Community Health Center Connects to Hawaiian Culture

MCHC News Release

The Molokai Community Health Center (MCHC) was the training site for a three-day workshop for a new education curriculum based on the ancient Hawaiian practice of uhau humu pohakau, or dry stack stone masonry. The unique curriculum was designed by Hui Ho`oniho and funded by the Administration for Native Americans.

“We were excited to partner with Hui Ho`oniho to help launch this new curriculum,” said Matt Yamashita, president of MCHC. “Our health center is committed to educational and cultural efforts that benefit our community.”

The workshop’s primary goal was to train educators in how to use the new curriculum in classroom settings. Guided by master mason Billy Fields of Kona, the training ended with the construction of a stone structure near the main entrance of the health center.

Fields explained that the structure is one of the simplest to build and perfect as a training exercise. But some in the community have shared a concern that the ahu is a religious structure.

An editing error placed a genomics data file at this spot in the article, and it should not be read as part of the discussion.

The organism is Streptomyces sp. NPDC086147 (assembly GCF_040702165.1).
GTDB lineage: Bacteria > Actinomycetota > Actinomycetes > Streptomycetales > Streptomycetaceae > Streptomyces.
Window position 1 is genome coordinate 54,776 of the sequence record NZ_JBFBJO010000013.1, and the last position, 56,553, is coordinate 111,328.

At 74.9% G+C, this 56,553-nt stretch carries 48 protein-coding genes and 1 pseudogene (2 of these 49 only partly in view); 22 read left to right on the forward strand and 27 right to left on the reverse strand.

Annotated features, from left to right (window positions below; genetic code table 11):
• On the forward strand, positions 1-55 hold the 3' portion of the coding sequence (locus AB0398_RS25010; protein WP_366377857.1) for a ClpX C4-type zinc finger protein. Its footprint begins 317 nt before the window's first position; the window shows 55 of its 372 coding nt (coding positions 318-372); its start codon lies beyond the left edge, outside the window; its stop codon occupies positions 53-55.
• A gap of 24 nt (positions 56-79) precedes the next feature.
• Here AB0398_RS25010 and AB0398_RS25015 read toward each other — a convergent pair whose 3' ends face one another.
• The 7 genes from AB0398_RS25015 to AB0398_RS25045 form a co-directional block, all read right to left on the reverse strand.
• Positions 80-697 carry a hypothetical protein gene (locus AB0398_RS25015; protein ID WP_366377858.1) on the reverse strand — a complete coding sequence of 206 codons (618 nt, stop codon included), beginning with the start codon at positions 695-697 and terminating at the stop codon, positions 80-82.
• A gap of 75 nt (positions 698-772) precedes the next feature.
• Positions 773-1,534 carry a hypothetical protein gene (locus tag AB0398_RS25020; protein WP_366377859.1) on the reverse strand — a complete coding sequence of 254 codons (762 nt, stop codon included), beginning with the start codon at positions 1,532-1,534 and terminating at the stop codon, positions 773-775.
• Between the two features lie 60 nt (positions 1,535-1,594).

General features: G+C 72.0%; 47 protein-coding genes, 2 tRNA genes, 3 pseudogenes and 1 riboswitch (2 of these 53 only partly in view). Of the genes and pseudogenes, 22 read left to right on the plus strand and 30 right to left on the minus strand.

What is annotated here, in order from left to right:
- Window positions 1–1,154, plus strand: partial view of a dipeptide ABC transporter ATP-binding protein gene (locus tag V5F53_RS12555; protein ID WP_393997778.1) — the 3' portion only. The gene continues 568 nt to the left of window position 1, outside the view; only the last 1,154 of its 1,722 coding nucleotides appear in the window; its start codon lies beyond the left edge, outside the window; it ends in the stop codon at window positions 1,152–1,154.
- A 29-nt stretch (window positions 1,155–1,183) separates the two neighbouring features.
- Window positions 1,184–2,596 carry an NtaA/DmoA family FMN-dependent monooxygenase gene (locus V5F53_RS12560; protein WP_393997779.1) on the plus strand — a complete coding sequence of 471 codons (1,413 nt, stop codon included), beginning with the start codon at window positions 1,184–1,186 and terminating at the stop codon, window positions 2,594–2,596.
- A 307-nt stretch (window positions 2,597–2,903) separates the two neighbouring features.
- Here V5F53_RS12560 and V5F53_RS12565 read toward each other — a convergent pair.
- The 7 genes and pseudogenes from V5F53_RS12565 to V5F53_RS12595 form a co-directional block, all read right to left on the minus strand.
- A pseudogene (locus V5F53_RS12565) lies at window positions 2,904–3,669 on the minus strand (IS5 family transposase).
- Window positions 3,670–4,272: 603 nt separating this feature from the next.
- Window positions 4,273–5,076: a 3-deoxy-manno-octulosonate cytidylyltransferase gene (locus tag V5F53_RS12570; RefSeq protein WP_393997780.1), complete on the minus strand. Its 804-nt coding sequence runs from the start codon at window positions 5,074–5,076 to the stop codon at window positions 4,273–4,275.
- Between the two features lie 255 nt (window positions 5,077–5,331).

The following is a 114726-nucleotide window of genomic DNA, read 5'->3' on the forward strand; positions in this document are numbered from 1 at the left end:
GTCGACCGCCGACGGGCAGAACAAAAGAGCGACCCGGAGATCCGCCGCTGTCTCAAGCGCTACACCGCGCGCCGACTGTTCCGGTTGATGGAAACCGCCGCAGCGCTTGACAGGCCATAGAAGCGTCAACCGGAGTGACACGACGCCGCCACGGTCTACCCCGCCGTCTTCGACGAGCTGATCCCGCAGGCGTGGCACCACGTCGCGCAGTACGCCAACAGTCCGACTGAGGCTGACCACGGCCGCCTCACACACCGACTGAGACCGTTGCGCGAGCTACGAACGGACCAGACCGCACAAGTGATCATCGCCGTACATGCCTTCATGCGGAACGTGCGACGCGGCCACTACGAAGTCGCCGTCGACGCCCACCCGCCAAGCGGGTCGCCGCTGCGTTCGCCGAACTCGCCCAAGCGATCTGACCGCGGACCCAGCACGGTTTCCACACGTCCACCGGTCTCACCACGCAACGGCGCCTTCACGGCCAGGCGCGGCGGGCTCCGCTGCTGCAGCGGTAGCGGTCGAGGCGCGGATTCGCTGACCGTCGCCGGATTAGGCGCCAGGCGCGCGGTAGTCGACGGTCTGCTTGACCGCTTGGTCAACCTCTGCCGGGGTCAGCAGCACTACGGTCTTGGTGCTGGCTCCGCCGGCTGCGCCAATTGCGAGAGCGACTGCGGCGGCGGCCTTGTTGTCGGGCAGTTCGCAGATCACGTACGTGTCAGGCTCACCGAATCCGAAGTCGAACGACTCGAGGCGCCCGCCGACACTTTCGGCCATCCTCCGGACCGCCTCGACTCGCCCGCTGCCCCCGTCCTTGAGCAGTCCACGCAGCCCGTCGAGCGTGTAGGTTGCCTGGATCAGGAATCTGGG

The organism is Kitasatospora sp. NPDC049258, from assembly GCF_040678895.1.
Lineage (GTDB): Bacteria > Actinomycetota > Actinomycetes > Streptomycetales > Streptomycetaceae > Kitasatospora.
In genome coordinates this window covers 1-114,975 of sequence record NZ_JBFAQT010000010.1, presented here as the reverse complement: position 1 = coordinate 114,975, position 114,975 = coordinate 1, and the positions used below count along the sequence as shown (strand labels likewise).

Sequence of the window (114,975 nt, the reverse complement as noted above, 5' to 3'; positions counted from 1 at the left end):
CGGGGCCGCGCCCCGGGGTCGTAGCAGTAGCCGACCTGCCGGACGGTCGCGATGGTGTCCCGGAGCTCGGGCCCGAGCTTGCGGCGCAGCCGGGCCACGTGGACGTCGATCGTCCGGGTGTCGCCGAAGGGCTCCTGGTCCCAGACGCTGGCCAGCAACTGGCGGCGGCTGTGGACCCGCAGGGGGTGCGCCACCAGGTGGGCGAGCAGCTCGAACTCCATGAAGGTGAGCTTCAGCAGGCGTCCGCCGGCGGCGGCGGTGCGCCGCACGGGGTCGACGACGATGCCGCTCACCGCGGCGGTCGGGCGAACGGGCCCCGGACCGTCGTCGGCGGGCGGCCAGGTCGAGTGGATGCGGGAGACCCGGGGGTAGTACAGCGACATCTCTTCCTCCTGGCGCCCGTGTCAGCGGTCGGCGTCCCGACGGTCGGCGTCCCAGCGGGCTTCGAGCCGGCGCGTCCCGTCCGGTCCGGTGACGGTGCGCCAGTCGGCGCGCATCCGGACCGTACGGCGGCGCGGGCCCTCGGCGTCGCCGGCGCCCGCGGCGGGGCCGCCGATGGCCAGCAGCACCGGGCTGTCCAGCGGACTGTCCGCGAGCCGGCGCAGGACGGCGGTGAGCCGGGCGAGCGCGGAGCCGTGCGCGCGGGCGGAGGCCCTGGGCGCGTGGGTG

“We build these types of structures to mark ahupua`a and property boundaries, [but] they can also be a place for spiritual connection,” said Fields. “It’s up to the [MCHC] to decide what its function is here.”

Yamashita said that the structure represents a connection to Native Hawaiian culture and a reminder of Molokai’s past. “It is not intended to be a religious structure. It is a cultural centerpiece and a beautiful work of art.”

“Part of our vision is to work for the health and wellness of mind, body, & spirit,” added Desiree Puhi, executive director of MCHC. “We want to reflect our community and its diversity and celebrate the many cultures and belief systems that make Molokai so unique.”

MCHC is also working on plans for an all-faiths prayer room and a serenity garden in an ongoing effort to honor the spiritual well being of the community.

Meanwhile, Hui Ho`oniho hopes its education curriculum will help to perpetuate the practice of dry stack stone masonry throughout Hawaii.



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